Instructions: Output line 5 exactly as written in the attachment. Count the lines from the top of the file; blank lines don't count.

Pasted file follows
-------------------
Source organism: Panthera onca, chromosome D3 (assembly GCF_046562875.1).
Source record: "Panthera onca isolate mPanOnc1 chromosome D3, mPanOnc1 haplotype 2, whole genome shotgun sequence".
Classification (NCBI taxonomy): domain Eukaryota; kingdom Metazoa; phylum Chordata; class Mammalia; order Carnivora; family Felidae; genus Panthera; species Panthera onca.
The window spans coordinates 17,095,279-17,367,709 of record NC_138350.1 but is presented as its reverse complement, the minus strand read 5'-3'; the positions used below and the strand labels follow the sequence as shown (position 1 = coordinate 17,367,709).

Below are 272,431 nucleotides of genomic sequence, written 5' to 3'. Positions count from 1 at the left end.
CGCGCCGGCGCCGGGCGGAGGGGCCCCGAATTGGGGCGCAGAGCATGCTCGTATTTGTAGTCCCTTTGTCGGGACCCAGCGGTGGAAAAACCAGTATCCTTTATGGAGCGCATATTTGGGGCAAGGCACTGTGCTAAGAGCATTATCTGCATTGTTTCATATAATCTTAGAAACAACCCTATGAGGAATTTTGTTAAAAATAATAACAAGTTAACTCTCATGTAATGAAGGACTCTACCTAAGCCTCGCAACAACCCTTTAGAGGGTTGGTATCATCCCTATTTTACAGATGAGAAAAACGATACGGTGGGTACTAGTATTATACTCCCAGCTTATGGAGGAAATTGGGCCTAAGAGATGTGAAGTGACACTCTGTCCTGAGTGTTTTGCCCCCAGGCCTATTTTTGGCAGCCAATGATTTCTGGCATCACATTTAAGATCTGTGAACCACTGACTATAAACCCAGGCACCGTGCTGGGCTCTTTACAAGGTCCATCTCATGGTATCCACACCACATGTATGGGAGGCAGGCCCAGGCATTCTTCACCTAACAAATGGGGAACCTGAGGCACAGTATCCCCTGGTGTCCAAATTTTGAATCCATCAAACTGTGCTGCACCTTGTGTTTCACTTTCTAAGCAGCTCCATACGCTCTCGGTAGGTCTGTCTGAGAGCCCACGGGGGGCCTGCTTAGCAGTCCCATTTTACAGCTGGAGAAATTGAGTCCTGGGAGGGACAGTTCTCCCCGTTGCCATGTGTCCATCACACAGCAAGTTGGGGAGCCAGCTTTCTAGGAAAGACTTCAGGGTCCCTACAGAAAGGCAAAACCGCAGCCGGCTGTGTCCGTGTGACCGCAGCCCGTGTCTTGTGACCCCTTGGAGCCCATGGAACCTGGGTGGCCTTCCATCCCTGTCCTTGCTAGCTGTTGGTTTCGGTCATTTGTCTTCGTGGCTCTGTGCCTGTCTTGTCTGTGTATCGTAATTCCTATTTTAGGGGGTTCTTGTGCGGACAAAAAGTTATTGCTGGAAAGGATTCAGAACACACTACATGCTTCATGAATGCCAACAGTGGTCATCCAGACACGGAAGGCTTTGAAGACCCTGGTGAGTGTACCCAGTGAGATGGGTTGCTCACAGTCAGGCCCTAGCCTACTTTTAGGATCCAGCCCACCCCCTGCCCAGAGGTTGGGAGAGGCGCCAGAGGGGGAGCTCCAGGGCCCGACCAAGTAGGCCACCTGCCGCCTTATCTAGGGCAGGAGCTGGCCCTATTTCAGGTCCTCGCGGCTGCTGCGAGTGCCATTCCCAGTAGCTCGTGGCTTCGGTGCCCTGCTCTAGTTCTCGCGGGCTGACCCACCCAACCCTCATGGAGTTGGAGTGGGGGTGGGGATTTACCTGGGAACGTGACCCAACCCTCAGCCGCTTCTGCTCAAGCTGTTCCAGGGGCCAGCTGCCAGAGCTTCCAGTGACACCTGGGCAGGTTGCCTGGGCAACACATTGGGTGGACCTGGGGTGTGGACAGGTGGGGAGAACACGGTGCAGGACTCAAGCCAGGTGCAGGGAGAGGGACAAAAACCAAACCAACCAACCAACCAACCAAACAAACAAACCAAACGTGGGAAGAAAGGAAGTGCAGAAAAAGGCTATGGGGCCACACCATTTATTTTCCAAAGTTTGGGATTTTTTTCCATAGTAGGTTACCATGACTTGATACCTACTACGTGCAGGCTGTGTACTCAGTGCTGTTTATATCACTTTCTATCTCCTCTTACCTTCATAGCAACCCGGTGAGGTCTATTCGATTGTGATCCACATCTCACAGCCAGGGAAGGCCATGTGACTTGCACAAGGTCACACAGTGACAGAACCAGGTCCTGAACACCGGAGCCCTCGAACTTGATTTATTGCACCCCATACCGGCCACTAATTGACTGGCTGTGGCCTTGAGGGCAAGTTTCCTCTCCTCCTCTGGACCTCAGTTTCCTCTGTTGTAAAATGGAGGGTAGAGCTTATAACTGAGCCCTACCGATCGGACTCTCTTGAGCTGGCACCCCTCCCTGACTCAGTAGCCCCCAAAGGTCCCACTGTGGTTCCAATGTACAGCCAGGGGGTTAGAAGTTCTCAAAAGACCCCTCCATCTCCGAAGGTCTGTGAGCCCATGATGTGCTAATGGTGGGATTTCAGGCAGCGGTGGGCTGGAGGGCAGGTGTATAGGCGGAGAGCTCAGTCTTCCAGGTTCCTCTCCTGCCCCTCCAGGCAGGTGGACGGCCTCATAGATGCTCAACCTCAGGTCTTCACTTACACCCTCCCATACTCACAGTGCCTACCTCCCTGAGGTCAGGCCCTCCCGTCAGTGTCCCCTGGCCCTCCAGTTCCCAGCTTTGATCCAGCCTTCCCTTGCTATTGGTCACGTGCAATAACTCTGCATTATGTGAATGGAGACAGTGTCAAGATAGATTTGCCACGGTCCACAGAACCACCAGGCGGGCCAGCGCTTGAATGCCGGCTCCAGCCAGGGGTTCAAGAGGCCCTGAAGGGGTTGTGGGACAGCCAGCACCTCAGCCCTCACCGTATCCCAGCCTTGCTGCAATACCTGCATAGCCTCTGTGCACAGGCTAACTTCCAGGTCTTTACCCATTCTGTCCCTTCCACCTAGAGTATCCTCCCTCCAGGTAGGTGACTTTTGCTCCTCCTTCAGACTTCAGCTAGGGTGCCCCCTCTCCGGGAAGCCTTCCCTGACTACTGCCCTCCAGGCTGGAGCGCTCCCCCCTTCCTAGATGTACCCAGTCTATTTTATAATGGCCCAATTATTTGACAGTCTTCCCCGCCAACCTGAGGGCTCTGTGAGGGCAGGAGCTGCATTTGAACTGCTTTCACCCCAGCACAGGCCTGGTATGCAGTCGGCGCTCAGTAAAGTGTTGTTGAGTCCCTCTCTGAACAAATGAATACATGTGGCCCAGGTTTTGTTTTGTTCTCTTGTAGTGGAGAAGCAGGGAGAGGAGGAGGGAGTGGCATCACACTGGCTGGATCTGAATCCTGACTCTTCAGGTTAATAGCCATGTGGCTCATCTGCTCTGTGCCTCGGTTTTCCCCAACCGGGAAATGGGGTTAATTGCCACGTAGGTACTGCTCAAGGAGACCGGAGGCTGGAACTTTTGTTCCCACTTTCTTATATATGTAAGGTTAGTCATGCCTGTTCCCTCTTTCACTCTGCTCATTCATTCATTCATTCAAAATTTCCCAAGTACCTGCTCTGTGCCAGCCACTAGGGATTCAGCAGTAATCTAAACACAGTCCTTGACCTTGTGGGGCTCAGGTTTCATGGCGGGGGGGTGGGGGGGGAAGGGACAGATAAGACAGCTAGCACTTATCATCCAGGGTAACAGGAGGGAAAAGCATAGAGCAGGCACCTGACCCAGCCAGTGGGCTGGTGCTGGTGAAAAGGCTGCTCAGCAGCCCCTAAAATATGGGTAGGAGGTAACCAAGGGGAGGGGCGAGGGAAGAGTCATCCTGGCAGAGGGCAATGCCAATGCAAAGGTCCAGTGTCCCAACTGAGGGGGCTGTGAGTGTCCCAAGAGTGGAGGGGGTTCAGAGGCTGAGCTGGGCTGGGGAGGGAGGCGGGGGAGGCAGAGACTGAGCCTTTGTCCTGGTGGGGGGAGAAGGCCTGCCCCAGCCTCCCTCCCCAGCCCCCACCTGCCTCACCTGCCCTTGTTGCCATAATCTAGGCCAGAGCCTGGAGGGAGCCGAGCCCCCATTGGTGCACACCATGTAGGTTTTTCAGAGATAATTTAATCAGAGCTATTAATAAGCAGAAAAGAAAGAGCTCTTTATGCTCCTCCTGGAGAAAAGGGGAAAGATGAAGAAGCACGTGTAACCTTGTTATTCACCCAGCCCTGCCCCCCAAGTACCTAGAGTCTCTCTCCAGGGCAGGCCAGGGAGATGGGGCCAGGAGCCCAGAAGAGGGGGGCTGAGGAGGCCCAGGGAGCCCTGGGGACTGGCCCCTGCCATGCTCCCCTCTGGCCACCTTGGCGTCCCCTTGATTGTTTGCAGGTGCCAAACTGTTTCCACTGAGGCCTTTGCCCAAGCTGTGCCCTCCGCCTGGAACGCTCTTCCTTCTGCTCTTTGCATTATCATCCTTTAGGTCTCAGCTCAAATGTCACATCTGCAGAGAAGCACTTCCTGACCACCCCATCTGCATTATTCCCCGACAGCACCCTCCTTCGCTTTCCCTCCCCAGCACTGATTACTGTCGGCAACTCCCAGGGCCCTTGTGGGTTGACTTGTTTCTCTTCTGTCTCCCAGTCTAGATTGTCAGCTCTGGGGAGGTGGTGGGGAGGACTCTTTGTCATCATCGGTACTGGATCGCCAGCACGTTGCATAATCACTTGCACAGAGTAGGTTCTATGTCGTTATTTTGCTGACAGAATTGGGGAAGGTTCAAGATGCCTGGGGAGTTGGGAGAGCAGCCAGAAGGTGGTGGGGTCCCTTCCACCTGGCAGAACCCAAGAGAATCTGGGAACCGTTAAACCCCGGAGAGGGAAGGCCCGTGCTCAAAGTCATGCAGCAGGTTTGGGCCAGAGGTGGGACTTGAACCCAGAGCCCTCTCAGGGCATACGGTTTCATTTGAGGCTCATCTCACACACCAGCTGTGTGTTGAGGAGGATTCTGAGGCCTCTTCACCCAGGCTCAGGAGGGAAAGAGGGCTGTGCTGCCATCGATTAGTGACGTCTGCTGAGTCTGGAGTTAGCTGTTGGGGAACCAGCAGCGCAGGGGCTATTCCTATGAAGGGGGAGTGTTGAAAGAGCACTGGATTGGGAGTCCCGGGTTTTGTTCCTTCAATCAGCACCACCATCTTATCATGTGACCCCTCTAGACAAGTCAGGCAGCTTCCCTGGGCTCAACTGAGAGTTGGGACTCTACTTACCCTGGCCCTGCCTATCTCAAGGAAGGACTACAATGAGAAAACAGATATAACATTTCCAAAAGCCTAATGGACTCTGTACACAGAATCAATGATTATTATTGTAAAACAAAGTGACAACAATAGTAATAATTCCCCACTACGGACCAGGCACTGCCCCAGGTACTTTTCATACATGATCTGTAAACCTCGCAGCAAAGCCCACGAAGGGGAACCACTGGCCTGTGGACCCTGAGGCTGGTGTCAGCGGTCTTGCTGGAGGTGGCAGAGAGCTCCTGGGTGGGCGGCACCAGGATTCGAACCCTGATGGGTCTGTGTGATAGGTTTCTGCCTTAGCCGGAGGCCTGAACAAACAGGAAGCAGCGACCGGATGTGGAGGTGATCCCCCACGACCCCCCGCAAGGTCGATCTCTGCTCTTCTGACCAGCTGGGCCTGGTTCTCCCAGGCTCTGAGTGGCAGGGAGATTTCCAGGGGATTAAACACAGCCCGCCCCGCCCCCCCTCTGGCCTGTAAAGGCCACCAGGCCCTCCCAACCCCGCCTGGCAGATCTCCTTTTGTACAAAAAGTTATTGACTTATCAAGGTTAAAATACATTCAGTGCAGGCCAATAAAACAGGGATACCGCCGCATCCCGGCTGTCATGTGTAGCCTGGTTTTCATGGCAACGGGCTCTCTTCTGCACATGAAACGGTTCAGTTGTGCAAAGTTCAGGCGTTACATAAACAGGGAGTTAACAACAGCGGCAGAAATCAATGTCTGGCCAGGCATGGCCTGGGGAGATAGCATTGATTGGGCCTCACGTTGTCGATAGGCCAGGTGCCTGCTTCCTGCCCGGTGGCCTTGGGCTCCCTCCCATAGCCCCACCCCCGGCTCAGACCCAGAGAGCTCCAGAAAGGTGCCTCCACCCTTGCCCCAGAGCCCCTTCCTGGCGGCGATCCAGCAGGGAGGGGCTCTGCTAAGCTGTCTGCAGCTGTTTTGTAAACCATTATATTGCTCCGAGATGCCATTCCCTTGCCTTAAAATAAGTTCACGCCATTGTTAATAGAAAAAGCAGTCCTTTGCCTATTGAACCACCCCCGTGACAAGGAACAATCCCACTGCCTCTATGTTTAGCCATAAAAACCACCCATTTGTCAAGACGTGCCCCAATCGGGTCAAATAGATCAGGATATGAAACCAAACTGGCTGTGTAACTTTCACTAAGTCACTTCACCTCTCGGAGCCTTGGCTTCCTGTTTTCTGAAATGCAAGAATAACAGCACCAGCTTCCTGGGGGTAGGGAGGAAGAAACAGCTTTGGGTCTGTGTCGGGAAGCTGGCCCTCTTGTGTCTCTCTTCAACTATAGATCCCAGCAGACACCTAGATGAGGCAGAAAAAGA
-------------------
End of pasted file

Below are 272,431 nucleotides of genomic sequence, written 5' to 3'. Positions count from 1 at the left end.